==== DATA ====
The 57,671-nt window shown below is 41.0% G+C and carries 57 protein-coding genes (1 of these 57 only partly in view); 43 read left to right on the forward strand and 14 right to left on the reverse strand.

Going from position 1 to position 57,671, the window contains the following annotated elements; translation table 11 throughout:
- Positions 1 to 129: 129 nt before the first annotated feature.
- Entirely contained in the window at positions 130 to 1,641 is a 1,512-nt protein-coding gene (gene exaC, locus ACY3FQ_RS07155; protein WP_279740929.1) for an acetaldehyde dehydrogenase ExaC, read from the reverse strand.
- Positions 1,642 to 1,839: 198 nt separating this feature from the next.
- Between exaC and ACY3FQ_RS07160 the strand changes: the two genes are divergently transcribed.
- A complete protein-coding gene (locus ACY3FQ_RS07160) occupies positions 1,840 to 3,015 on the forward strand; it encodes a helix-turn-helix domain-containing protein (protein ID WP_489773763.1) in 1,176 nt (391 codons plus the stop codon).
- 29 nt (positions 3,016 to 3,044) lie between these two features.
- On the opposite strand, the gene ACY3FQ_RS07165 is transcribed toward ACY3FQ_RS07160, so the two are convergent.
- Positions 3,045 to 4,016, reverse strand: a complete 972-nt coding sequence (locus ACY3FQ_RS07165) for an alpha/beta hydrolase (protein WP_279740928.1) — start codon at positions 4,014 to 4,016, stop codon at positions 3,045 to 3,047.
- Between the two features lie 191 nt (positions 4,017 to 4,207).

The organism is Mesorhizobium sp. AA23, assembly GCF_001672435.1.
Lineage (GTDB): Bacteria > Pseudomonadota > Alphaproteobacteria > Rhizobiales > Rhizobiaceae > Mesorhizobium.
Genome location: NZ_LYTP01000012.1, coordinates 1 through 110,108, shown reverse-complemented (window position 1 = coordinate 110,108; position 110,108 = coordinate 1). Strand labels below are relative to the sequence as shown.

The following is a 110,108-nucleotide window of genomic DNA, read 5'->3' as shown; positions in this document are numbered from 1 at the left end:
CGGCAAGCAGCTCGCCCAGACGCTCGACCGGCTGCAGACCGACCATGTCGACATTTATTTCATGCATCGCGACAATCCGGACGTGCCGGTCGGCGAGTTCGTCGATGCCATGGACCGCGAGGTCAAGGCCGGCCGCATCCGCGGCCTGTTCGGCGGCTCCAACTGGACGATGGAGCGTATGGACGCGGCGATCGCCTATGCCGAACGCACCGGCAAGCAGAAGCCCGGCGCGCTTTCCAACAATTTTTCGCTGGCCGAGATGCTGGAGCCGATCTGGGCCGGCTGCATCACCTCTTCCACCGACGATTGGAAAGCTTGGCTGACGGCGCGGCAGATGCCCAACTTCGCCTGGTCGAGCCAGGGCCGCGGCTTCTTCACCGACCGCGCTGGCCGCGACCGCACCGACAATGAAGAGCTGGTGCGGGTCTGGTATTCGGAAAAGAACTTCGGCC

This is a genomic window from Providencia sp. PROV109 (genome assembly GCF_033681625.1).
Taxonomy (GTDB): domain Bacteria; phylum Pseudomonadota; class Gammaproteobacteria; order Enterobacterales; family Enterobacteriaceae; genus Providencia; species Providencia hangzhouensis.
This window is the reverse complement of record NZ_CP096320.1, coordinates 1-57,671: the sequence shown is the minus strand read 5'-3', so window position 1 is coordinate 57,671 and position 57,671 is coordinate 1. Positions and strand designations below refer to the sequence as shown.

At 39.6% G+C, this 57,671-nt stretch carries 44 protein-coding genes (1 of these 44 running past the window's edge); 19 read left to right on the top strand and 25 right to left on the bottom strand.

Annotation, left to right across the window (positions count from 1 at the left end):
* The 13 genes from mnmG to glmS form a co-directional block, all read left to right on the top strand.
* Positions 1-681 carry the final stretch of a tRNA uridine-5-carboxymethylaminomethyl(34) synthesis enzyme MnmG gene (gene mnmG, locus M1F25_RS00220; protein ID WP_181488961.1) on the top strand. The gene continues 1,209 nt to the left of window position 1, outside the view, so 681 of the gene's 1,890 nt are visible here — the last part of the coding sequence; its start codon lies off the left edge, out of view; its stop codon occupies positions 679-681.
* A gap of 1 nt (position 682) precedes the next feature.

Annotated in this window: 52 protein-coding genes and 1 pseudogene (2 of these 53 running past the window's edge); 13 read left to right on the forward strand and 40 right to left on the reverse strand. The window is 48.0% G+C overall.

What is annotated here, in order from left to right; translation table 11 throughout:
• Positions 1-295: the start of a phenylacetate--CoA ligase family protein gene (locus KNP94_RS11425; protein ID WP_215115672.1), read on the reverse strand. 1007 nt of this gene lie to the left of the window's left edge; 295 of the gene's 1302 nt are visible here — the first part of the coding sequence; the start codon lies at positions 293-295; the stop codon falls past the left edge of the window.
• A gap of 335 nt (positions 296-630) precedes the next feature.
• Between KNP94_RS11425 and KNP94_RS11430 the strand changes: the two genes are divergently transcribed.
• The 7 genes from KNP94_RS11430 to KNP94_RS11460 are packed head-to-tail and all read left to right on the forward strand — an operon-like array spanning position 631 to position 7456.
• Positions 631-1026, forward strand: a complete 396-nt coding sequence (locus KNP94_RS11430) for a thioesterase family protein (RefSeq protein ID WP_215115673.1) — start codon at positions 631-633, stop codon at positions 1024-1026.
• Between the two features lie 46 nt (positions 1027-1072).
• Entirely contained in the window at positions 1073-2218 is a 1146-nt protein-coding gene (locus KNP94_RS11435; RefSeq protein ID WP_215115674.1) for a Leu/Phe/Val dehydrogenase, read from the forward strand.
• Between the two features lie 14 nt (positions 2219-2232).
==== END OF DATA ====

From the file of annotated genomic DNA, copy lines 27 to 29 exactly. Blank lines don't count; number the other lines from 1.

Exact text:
• Positions 1-295: the start of a phenylacetate--CoA ligase family protein gene (locus KNP94_RS11425; protein ID WP_215115672.1), read on the reverse strand. 1007 nt of this gene lie to the left of the window's left edge; 295 of the gene's 1302 nt are visible here — the first part of the coding sequence; the start codon lies at positions 293-295; the stop codon falls past the left edge of the window.
• A gap of 335 nt (positions 296-630) precedes the next feature.
• Between KNP94_RS11425 and KNP94_RS11430 the strand changes: the two genes are divergently transcribed.